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People

Marxist Dictionary

The name given to the social body formed by the oppressed classes of bourgeois society when it is effectively led by the petty bourgeoisie.

Origins

The new owning classes of the end of the feudal regime, which accumulate economic power based on private property instead of on the monopoly of political force, are organized as a political body opposed to the absolutist power of the Ancien Régime. In England, they formed the “Civil Society” in the 17th century under the leadership of the bourgeois landowning nobility and in France -inspired by the English model- the “Third State” in the 18th century, directly under the leadership of the bourgeoisie. They constitute themselves as a nation and as such claim power over the state from the clergy and the nobility. The nation shifts from recognizing the Sovereign to demanding “sovereignty” for itself.

In the development of the national and democratic tasks of the bourgeois revolution, it will not be long before frictions and conflicts arise between the bourgeoisie itself -given to agreeing on smooth transitions with the hitherto dominant classes- and the petty bourgeoisie. The latter, afraid of the consequences of accumulation for its own situation -the perspective of proletarianization- will denounce the bourgeoisie as a new “money aristocracy”, reviving the utopia of the egalitarianism of “civil society”, the undifferentiated magma of the “oppressed classes”, at a time when artisans are still the largest segment of the proletariat.

The “people” is then born, as the supposed subject of political life within the bourgeois system and the materialization of the bourgeois programme, not in opposition to it but, as it could not be otherwise, as a radicalization of the programme actually carried out by the bourgeoisie. That is why the people will become, almost immediately, the point of development of nationalism: reinforcement of the bourgeois state and the market that at the same time demands an impossible leading role in the “sovereignty” that would protect the intermediate classes from the advance of capitalist accumulation.

In its desire to develop its own organizational spaces in the bourgeois state, the petty bourgeoisie will find common ground with the proletariat in the first bourgeois revolutions, precisely because the proletariat is aware that the clearer and more radical the triumph of the bourgeoisie against the feudal classes, the sooner the moment will come for its own open confrontation with the bourgeoisie.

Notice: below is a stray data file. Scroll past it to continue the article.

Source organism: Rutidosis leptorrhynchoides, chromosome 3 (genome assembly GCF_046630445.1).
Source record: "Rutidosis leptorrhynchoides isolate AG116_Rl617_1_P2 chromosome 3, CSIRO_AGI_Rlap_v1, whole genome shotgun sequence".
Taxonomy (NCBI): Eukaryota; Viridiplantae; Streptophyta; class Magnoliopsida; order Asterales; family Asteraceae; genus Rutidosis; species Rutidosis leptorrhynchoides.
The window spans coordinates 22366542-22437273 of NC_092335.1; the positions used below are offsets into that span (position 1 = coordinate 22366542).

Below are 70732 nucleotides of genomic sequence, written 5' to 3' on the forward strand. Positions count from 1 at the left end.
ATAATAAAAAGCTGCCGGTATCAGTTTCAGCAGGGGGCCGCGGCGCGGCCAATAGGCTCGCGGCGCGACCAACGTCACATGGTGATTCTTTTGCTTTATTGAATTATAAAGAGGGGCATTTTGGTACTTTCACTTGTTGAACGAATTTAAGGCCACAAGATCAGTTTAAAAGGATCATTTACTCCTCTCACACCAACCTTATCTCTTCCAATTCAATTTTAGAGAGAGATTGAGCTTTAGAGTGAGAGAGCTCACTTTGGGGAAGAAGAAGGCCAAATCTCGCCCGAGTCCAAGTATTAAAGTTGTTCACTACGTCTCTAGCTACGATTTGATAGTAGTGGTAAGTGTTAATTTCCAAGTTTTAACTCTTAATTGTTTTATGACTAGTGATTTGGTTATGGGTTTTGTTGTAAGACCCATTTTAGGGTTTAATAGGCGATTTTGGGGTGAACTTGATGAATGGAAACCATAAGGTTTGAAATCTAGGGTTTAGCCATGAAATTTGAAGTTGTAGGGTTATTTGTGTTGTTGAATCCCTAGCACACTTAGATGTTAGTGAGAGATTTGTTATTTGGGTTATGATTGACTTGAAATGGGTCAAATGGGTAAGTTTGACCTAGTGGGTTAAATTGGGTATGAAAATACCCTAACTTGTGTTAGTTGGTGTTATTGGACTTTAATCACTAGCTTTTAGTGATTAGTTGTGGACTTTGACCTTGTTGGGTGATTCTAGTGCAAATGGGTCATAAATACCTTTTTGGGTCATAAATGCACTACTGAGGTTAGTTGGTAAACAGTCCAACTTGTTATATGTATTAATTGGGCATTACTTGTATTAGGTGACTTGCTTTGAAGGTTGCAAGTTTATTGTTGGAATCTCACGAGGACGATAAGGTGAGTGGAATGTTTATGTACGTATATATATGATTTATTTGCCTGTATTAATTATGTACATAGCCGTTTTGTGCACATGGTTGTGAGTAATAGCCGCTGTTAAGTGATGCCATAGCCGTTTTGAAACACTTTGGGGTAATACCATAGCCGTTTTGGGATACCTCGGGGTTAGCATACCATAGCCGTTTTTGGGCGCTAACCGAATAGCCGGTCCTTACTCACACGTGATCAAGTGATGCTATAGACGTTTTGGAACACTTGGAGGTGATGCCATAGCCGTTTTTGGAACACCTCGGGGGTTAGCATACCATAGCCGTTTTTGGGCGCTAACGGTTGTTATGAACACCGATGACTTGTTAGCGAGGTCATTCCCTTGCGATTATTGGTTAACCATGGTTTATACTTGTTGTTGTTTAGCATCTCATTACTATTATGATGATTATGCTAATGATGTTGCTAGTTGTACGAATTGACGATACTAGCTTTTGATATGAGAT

In Germany the decisive struggle between the bourgeoisie and the absolutist monarchy is still ahead of us. But since the Communists cannot count on a decisive struggle with the bourgeoisie before it comes to power, it is in the interests of the Communists to help it to conquer domination as soon as possible, in order to overthrow it in turn as soon as possible. Therefore, in the struggle of the liberal bourgeoisie against [absolutist] governments, the Communists must always be on the side of the former, while being careful to avoid the self-deception of the bourgeoisie and not relying on the seductive claims of the latter about the beneficial consequences which, according to it, the victory of the bourgeoisie will bring to the proletariat. The only advantages that the victory of the bourgeoisie will bring to the communists will be: 1) various concessions that will ease the defense, discussion and propagation of its principles by the communists and, therefore, will ease the cohesion of the proletariat in an organized class, closely united and ready to fight, and 2) the assurance that the day when absolutist governments fall, the time will come for the struggle between the bourgeoisie and the proletariat. From that day on, the policy of the party of communists will be the same here as in the countries where the bourgeoisie already dominates.

Frederick Engels. Principles of Communism, 1847